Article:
My new friend told me he was now engaged to the woman who had finished fourth in the Miss Portugal contest of 1992, but prior to meeting me, the most amazing moment of his life had been when he’d gone to a Christmas party at the U.S. embassy in Lisbon and needed to use the bathroom. When he reached for the toilet paper, the roller played “The Star-Spangled Banner.” Forever after he had thought of America as a magical land because not only did it have Disney World and Hollywood and Las Vegas, but it supplied its embassies with toilet paper that played the national anthem.
He said, no, no, I must not go directly to Rome. There were still four days before the match. I must come with him to the town of Orbetello, where he now lived, south of Grosseto, so he could display to his friends and colleagues this American who knew about soccer.
When we changed trains in Bologna, he went directly to a pay phone and called my hotel in Rome to cancel my reservation and then called about eight people in Grosseto and Orbetello to tell them this science-fiction story about meeting me and that he would actually bring me to meet them! Also, to say he’d been found not guilty and would not have to go to prison for twenty years.
I should say that everything was amplified considerably by the fact that I was carrying an A.C. Milan travelling bag and that this man – whom I have always thought of as the Major, although he quickly had told me his name – was a ‘tifosi’, or rabid fan, of A.C. Milan, the club that had won the Serie A championship for the past three years in a row.
Moreover, that very day, A.C. Milan was in Tokyo playing against Velez Sarsfield of Argentina, in what was, and still is, billed as the world championship of clubs: a single match between the winner of the previous season’s European Championship Cup against its South American equivalent.
Within Italy, this Toyota Cup, as it’s called, is considered more a curiosity than a match that induces passion and hysteria…except as I quickly learned, in the Major. For him, nothing A.C. Milan did, had done, or had ever had done to them was take lightly.
As it happened, I’d watched the first half of the match before leaving my hotel for the train, so I knew the score at that point was 0-0. But the match would be shown again in prime time for those particularly disadvantaged Italians, such as the Major, who were being court-martialled or for some other reason had been unable to take a morning week off work in order to watch a soccer match from Japan, as well as for the millions who, assuming a Milan win, would want to see it again.
I mentioned to the Major that I’d just seen the first half before boarding the train, and that – “NO!” he screamed. “No, no, no, no, no! You must not say nothing that occur, because tonight in Orbetello, in my apartment, we will watch this together and I must not know nothing!”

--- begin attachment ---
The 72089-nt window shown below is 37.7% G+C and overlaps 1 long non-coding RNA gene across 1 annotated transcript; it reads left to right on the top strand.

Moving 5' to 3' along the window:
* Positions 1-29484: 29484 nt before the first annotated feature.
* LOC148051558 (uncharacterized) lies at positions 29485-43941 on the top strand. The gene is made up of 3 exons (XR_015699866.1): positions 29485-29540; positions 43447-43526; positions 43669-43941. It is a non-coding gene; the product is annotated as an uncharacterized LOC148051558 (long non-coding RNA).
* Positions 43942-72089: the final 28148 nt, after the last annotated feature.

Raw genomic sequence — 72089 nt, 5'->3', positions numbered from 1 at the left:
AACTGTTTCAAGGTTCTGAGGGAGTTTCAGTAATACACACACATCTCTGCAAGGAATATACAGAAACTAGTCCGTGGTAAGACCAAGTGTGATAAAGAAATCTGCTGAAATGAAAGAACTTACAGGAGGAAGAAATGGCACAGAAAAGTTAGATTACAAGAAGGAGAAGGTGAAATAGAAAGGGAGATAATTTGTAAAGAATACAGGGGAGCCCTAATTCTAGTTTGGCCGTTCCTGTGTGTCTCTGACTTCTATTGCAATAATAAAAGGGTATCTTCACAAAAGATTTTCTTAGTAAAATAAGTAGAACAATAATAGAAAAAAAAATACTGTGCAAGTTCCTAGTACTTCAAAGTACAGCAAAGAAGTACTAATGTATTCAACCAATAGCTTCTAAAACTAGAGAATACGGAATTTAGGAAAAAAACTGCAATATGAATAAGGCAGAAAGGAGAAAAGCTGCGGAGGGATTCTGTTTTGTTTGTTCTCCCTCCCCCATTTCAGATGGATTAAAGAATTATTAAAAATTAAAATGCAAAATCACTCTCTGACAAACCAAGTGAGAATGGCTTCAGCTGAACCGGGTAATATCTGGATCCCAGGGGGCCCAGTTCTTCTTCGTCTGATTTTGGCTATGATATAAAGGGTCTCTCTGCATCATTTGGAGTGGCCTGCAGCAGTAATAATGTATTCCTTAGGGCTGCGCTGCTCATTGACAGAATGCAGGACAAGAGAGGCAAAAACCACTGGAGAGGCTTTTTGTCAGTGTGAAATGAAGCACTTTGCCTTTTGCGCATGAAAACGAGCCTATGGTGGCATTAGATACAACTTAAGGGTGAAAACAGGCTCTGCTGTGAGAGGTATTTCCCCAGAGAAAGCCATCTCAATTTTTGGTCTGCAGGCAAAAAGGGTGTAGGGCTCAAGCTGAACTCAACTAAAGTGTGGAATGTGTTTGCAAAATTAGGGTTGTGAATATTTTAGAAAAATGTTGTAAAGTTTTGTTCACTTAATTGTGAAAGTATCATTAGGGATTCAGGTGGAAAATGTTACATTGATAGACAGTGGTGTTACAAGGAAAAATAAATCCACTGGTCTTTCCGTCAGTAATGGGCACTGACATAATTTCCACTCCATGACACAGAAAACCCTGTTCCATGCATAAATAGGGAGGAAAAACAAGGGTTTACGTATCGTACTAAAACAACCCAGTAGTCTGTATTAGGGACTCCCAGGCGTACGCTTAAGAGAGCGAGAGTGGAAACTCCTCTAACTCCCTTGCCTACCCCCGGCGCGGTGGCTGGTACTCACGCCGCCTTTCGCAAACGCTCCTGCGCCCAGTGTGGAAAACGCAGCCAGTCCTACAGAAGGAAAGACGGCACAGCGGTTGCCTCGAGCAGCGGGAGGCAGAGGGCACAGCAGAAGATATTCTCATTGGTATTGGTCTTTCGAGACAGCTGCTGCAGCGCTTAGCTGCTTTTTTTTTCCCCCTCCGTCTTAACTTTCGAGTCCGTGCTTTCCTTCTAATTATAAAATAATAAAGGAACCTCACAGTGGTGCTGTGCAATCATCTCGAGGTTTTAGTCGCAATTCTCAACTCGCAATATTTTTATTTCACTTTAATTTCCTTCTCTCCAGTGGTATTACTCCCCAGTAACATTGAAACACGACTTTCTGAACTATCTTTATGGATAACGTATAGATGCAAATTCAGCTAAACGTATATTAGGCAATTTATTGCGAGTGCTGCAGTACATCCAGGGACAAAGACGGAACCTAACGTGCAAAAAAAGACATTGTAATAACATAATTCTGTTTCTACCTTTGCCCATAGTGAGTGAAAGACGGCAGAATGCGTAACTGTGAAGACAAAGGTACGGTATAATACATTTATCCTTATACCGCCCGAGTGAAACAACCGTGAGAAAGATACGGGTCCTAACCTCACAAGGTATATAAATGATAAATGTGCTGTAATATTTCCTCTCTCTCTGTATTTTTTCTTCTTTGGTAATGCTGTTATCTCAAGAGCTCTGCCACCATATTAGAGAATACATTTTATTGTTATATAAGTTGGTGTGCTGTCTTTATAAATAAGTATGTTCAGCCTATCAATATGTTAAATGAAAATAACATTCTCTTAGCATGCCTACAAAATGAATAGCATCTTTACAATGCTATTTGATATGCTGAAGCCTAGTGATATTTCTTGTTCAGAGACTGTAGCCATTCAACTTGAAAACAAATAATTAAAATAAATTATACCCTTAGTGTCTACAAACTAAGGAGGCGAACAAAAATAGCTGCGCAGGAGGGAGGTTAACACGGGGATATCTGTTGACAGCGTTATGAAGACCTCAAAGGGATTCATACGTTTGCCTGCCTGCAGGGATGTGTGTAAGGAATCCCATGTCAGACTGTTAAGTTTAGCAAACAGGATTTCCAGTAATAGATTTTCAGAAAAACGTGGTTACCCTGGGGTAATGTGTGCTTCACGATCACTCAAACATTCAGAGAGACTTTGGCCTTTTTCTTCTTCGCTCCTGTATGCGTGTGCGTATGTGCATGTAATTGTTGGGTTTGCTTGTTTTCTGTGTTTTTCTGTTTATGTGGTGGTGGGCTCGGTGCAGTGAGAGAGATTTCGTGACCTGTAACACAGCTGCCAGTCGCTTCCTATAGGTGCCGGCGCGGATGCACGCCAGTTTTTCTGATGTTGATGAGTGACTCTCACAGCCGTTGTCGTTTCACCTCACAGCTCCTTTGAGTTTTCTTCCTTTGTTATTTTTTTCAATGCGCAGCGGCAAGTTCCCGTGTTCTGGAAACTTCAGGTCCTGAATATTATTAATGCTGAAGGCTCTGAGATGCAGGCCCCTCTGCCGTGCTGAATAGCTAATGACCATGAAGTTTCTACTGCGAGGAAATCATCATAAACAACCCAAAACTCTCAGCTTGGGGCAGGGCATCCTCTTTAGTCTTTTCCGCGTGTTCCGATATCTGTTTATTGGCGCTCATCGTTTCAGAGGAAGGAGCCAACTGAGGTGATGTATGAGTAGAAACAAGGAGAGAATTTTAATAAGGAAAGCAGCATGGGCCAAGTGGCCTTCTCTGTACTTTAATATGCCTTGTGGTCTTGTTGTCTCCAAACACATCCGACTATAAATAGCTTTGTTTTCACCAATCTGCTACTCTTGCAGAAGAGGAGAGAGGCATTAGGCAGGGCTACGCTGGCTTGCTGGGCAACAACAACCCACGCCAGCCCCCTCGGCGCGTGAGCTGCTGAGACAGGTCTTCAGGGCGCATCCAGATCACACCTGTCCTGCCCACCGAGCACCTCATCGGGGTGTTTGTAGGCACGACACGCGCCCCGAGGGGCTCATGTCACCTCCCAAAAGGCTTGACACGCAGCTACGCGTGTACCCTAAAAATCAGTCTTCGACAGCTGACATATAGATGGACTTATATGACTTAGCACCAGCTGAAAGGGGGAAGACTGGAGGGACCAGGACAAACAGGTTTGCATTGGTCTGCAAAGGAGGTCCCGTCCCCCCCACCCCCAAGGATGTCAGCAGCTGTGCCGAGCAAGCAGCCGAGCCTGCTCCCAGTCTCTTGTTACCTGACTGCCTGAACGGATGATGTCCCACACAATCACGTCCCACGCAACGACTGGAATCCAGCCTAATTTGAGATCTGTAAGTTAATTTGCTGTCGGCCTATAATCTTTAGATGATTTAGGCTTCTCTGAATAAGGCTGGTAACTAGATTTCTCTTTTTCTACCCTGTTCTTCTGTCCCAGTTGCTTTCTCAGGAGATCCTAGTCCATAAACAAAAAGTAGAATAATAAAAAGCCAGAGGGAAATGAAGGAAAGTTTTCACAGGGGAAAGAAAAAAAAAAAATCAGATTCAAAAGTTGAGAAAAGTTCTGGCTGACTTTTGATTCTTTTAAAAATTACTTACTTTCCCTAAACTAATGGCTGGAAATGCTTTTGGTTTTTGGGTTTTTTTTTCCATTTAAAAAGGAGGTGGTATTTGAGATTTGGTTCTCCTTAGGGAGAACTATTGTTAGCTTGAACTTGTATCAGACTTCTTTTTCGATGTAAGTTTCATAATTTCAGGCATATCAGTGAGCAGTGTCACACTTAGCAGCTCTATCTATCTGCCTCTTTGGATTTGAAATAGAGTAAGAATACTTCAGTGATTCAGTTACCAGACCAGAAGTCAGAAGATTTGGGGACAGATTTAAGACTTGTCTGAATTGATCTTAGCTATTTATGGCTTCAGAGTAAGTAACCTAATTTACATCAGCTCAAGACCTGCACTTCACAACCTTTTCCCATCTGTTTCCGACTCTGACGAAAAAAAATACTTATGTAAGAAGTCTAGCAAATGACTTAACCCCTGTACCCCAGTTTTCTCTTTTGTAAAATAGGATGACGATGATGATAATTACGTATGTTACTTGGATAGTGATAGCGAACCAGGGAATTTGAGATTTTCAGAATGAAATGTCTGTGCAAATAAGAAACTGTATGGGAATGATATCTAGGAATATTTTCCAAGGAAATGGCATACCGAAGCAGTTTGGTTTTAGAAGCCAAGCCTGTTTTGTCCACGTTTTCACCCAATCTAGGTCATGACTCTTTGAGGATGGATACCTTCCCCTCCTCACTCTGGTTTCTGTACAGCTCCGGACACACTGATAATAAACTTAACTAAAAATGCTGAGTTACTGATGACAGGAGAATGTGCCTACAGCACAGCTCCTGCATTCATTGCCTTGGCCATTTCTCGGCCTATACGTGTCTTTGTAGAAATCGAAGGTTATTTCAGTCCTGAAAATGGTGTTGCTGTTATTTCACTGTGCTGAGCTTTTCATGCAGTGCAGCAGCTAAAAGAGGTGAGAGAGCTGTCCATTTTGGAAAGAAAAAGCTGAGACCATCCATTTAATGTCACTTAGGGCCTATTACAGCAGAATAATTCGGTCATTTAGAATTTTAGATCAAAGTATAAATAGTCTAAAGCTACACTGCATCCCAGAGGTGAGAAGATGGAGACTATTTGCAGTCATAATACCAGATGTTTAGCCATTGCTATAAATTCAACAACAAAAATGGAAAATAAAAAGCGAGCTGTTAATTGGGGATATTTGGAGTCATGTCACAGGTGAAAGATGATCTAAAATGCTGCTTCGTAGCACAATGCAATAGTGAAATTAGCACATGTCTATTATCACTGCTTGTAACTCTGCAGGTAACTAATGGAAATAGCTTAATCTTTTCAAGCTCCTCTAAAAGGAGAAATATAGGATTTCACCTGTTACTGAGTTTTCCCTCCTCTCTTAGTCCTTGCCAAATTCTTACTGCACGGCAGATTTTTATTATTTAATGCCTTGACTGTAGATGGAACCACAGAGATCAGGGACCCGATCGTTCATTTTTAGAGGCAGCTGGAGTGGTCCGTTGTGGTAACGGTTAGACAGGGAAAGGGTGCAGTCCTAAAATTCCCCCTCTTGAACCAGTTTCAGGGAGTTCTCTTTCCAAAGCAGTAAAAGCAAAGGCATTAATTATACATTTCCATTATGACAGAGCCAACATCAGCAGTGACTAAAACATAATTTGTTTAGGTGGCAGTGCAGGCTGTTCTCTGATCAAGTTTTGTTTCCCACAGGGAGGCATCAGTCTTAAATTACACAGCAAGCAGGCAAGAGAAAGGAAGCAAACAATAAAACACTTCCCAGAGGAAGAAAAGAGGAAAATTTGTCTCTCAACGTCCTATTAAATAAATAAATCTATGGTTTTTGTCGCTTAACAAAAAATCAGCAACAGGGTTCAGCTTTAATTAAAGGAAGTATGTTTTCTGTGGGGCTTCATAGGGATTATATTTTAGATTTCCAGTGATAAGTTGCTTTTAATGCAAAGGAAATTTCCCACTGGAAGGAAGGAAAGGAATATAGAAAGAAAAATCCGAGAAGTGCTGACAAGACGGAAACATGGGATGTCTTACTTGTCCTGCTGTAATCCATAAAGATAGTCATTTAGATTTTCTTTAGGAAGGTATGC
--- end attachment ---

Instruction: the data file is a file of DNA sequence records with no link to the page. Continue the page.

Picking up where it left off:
But surely, I said, somewhere on our journey we are going to learn the final score, however inadvertently, for this is Italy and people will be speaking of the match on the trains when we change again, which we would have to do in Florence. “No, no, no, no, no! This must not appen! It is a weekday, in December, the train are not full and you and I, we sit by ourself and never stop the conversing so in accident we do not ear the score. In Firenze station, I plug my ears and walk behind you with my eyes in the ground, so you can look ahead to be sure that no news of the match is display.”
When we got off the train in Florence, he walked along behind me like a blind man, one hand gripping my shoulder, with pieces of pink newspaper torn from my ‘Gazetta’ sticking out of his ears. Nobody gave us a second look: this six-foot-three American leading an Italian gentleman in a business suit and tie with pink newspaper sticking out of his ears, into the main terminal of the station. It is not merely a cliché that the people of Florence are not easily flustered.
Finally, at 7.30pm, we reached Orbetello. We’d never had lunch, what with changing trains and all and I was desperate to eat. The videotaped replay of the match was scheduled for an 8.30pm broadcast and the Major said we did not have time for a respectable dinner before then and besides, a restaurant would be a most dangerous to go in terms of not learning the score. As soon as the match was over, however, he promised me a magnificent meal in the finest restaurant in all of Orbetello, of which there must have been about three altogether. At this point, however, we had to proceed directly to his apartment.